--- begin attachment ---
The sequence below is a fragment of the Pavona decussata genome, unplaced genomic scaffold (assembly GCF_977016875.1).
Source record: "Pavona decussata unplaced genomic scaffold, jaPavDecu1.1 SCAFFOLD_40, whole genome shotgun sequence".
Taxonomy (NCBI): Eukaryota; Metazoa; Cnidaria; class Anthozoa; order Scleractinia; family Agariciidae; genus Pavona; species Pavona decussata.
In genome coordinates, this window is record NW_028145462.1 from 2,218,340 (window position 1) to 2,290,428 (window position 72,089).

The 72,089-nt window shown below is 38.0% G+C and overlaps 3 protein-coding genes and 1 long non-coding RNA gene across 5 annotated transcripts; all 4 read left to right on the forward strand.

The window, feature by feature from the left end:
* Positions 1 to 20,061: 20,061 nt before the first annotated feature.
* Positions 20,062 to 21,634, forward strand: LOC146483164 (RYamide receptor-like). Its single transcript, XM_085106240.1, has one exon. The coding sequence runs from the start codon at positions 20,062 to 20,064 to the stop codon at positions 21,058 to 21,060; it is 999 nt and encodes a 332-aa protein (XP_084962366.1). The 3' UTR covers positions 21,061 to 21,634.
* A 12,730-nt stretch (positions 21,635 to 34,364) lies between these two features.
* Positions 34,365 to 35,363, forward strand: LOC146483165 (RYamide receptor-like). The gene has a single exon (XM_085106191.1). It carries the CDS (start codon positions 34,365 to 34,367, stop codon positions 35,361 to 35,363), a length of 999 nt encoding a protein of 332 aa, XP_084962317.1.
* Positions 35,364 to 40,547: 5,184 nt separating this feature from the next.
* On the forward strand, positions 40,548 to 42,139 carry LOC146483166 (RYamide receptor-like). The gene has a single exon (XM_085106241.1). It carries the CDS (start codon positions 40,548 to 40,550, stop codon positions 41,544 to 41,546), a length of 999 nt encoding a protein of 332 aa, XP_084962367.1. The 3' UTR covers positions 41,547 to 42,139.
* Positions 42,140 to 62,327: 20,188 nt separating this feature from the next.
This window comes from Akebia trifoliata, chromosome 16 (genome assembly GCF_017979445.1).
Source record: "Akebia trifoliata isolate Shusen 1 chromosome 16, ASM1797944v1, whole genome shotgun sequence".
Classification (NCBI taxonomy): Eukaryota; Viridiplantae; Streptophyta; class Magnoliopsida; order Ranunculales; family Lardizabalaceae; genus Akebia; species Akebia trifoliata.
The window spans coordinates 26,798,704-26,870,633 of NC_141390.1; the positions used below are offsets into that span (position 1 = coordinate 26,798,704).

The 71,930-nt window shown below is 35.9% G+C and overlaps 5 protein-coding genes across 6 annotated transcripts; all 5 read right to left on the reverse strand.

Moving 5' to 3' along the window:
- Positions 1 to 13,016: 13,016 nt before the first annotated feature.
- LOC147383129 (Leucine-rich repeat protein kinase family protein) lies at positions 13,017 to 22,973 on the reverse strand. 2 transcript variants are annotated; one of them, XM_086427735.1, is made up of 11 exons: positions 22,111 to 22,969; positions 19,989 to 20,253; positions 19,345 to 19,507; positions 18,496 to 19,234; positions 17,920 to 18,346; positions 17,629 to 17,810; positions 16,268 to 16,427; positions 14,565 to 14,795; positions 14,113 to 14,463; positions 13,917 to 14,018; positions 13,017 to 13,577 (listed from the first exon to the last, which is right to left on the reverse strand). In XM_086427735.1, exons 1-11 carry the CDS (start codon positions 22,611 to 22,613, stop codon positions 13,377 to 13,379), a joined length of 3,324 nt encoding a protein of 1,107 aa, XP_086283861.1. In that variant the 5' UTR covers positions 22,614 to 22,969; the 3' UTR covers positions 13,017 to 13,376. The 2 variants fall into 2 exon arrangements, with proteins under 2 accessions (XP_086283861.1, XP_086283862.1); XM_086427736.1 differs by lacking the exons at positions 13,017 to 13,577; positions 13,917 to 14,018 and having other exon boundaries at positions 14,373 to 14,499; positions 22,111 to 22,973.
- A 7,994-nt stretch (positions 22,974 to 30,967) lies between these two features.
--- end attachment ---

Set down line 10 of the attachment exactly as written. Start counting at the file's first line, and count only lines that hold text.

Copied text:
* Positions 34,365 to 35,363, forward strand: LOC146483165 (RYamide receptor-like). The gene has a single exon (XM_085106191.1). It carries the CDS (start codon positions 34,365 to 34,367, stop codon positions 35,361 to 35,363), a length of 999 nt encoding a protein of 332 aa, XP_084962317.1.